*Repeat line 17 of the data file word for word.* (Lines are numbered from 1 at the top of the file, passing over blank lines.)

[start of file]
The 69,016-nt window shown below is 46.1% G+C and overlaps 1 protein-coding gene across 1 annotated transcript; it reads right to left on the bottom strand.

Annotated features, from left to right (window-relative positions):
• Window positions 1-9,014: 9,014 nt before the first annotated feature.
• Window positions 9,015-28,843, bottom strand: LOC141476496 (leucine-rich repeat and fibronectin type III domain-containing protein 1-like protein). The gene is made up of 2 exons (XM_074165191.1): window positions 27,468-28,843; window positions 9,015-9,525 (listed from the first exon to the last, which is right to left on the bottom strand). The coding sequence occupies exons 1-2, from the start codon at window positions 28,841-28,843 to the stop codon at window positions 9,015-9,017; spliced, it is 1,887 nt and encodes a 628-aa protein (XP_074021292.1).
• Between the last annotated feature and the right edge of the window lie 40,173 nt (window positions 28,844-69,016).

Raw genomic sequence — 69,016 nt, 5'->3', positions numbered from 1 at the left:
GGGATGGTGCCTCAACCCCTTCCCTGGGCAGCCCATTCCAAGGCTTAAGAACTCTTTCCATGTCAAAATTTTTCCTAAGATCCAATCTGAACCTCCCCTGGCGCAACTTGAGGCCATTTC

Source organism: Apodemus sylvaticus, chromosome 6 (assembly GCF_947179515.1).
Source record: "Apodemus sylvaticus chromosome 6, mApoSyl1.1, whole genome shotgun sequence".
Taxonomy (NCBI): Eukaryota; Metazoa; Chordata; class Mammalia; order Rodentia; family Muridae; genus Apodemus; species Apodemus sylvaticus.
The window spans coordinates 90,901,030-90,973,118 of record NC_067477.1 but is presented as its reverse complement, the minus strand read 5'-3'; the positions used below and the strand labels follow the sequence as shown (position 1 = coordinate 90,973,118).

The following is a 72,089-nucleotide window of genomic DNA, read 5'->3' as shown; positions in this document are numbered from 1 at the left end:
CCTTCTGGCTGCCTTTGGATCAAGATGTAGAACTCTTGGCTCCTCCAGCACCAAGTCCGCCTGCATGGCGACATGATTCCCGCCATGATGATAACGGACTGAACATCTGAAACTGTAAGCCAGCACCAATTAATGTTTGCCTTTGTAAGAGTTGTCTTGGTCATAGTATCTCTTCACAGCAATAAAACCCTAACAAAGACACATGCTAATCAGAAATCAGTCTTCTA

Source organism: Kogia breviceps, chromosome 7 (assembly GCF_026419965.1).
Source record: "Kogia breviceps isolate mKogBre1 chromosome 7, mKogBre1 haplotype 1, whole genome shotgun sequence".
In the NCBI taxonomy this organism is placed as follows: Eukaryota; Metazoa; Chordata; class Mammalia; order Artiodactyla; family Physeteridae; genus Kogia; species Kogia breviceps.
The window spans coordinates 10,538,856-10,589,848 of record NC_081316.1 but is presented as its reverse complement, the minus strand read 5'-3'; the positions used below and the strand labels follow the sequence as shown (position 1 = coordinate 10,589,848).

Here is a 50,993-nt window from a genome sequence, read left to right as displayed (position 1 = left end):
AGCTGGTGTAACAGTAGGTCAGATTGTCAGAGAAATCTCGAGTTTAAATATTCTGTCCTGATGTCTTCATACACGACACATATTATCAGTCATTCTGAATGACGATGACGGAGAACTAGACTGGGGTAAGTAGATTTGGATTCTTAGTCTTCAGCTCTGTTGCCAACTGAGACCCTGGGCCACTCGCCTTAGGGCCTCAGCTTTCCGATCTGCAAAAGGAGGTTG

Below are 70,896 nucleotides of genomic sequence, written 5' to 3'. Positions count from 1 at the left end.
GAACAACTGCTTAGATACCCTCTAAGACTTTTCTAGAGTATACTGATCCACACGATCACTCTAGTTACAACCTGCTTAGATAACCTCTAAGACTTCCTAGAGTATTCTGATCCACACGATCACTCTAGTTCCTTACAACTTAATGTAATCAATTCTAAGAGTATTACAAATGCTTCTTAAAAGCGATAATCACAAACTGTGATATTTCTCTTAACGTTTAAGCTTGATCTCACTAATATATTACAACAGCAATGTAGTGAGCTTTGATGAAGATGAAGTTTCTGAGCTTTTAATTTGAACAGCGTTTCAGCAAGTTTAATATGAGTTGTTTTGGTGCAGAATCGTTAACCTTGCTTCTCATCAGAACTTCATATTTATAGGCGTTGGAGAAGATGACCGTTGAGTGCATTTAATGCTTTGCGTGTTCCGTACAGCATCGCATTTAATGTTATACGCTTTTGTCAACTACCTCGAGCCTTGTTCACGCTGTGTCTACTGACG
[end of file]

The window spans coordinates 10,538,856-10,589,848 of record NC_081316.1 but is presented as its reverse complement, the minus strand read 5'-3'; the positions used below and the strand labels follow the sequence as shown (position 1 = coordinate 10,589,848).